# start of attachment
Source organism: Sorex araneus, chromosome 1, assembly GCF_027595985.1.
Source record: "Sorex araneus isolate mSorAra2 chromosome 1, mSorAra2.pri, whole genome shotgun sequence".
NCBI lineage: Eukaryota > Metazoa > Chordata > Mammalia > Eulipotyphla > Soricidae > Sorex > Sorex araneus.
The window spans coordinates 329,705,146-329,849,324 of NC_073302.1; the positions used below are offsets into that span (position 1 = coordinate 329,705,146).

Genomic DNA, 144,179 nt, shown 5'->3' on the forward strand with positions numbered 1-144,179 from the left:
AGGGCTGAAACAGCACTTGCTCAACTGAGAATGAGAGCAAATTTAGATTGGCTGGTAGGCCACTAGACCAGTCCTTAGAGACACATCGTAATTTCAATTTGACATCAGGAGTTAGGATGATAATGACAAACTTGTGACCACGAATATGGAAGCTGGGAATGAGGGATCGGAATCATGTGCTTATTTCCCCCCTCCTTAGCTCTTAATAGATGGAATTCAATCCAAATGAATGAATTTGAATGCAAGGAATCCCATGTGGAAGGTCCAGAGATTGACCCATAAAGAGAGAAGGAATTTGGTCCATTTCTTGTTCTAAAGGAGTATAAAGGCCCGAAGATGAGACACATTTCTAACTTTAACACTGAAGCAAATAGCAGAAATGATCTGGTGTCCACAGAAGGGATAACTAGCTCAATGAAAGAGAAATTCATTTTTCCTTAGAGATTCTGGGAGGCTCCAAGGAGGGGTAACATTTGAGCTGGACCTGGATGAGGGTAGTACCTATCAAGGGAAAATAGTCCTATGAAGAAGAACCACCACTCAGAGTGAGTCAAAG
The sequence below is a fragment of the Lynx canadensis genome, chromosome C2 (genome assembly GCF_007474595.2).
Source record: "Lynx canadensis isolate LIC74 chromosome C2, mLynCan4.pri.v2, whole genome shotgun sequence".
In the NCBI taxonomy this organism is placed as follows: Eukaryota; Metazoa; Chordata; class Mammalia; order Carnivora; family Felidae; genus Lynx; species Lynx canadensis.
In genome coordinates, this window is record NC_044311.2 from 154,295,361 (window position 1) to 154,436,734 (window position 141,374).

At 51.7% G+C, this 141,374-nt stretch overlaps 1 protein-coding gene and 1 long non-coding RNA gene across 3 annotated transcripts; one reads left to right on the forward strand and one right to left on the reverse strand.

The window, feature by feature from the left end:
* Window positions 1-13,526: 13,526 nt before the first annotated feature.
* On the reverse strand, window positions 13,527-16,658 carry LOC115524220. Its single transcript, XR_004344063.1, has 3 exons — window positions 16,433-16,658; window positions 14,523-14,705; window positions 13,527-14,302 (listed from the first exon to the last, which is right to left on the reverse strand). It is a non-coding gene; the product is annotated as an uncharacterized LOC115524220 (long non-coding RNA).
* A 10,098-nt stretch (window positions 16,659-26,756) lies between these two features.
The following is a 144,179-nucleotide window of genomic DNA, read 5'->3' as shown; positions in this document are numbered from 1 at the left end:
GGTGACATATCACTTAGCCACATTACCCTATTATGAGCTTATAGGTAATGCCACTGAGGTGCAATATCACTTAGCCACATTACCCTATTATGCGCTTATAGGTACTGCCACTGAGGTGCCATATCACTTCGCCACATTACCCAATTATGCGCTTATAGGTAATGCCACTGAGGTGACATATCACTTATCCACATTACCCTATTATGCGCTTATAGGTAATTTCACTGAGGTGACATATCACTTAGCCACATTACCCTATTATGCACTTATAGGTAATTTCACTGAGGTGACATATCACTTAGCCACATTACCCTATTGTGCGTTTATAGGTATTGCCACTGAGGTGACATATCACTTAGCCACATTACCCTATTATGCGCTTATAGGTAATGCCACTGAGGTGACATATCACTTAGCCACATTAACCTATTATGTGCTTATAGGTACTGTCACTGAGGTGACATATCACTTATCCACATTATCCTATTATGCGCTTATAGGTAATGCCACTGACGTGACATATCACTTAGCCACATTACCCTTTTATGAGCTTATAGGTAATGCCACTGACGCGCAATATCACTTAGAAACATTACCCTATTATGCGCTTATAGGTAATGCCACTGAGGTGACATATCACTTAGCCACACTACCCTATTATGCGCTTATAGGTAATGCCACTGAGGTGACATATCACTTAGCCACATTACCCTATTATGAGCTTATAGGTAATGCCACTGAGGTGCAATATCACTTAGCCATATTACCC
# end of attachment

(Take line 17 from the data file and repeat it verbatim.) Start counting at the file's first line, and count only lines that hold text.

GGTGACATATCACTTAGCCACATTACCCTATTATGAGCTTATAGGTAATGCCACTGAGGTGCAATATCACTTAGCCACATTACCCTATTATGCGCTTATAGGTACTGCCACTGAGGTGCCATATCACTTCGCCACATTACCCAATTATGCGCTTATAGGTAATGCCACTGAGGTGACATATCACTTATCCACATTACCCTATTATGCGCTTATAGGTAATTTCACTGAGGTGACATATCACTTAGCCACATTACCCTATTATGCACTTATAGGTAATTTCACTGAGGTGACATATCACTTAGCCACATTACCCTATTGTGCGTTTATAGGTATTGCCACTGAGGTGACATATCACTTAGCCACATTACCCTATTATGCGCTTATAGGTAATGCCACTGAGGTGACATATCACTTAGCCACATTAACCTATTATGTGCTTATAGGTACTGTCACTGAGGTGACATATCACTTATCCACATTATCCTATTATGCGCTTATAGGTAATGCCACTGACGTGACATATCACTTAGCCACATTACCCTTTTATGAGCTTATAGGTAATGCCACTGACGCGCAATATCACTTAGAAACATTACCCTATTATGCGCTTATAGGTAATGCCACTGAGGTGACATATCACTTAGCCACACTACCCTATTATGCGCTTATAGGTAATGCCACTGAGGTGACATATCACTTAGCCACATTACCCTATTATGAGCTTATAGGTAATGCCACTGAGGTGCAATATCACTTAGCCATATTACCC